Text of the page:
Gilles Douieb supplies 14 pieces--over 40 minutes--of original New Age-style music, performed with authentic Incan woodwinds and percussion. Also included is the song, "Inca People," written and performed by J. M. Marrier. A minor hit on European radio, the song adds flair to the CD-ROM version's extended graphic intro. An audio interface, built into the main menu, allows instant access to any of the CD-ROM's music tracks. There's even an onscreen antara (bamboo panpipe) for those inclined to play along, available in both versions. Overall, Sierra's multimedia treatment transforms an uncommonly good game into a true work of art.

Despite the game's unusually rich graphics and sound, the game makes surprisingly minor hardware demands, running equally well on both low-end (80386/20 minimum) and high-end (80486/66) systems. The biggest price paid is hard drive space, which ranges from 16MB for the disk version to 33MB for the CD-ROM version. One nice touch: Sierra's CD-ROM installation offers four configuration choices, allowing you to transfer 100, 70, 25 or 0 percent of the game to hard disk. Because of the game's segmented story structure and effective memory usage, most users with reasonably fast CD-ROM drives (250- to 350-ms access time) can get by with minimal hard drive installation.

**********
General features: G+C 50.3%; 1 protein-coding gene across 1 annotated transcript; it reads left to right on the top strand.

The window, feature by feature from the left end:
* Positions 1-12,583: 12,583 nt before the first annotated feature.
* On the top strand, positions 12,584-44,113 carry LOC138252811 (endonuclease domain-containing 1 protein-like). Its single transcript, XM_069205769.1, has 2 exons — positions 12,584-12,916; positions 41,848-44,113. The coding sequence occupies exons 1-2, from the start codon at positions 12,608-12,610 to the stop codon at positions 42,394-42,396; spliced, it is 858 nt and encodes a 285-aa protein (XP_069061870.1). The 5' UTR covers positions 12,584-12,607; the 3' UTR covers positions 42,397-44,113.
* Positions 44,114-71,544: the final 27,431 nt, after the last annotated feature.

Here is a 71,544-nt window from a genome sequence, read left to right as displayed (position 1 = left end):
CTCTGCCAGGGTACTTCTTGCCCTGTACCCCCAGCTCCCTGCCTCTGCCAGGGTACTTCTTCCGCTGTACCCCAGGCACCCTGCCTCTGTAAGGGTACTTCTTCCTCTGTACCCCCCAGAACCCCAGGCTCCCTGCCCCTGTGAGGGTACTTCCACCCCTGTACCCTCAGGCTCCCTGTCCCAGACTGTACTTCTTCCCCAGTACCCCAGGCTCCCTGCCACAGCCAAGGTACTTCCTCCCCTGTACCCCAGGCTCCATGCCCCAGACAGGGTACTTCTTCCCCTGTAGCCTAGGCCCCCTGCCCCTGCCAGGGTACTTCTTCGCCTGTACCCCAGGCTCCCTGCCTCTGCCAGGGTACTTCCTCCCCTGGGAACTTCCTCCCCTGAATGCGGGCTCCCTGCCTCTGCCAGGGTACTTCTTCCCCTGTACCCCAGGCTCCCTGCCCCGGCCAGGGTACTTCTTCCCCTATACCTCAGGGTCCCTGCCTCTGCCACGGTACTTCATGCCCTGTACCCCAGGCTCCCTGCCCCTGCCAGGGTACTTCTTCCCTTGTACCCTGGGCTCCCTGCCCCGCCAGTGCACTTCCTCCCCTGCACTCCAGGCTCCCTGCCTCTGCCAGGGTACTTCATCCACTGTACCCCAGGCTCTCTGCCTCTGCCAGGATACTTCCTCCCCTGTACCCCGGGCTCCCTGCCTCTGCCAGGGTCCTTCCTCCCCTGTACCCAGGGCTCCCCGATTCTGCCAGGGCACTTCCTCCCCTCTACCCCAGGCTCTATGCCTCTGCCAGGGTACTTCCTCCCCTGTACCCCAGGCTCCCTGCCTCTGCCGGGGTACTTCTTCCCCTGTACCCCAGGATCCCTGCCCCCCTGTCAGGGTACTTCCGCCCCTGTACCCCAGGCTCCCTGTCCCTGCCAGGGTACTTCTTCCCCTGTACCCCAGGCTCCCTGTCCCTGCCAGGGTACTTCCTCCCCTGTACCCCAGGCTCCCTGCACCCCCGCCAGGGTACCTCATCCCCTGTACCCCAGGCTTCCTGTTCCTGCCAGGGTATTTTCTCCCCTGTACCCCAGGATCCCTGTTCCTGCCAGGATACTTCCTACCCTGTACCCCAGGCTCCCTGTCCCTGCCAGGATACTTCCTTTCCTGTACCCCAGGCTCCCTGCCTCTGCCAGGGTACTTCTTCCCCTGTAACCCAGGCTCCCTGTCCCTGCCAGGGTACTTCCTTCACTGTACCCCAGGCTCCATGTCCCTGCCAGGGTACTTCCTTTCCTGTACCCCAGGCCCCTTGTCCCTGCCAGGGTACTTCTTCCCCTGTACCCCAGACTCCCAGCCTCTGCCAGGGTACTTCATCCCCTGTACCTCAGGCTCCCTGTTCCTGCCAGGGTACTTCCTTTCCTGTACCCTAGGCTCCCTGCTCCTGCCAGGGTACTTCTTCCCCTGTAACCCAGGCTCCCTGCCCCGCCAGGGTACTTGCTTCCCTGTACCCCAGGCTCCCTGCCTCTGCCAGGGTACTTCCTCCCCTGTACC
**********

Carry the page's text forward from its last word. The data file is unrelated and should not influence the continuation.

As with most bright gems, this one has a few minor flaws. One of the most annoying is simply the speed at which onscreen text--usually important clues or dialogue--appears and quickly vanishes. Given the game's eccentric nature and enigmatic prose, this loss of information can easily lead to confusion. The designers should've given players control of text flow or at least provided a way to pause the display. Also disappointing is the poorly implemented joystick routine, an arcade setback softened only by the game's well-designed mouse controls. Finally, once solved, the game provides little replay value. A possible solution would be to scramble some puzzles or to increase the difficulty level of the arcade sequences.

Inca's surrealistic blend of ancient folklore and science fiction will throw many players off guard. But those looking for a wholly original, multifarious challenge will delight in this fantastic journey of sight, sound, and imagination.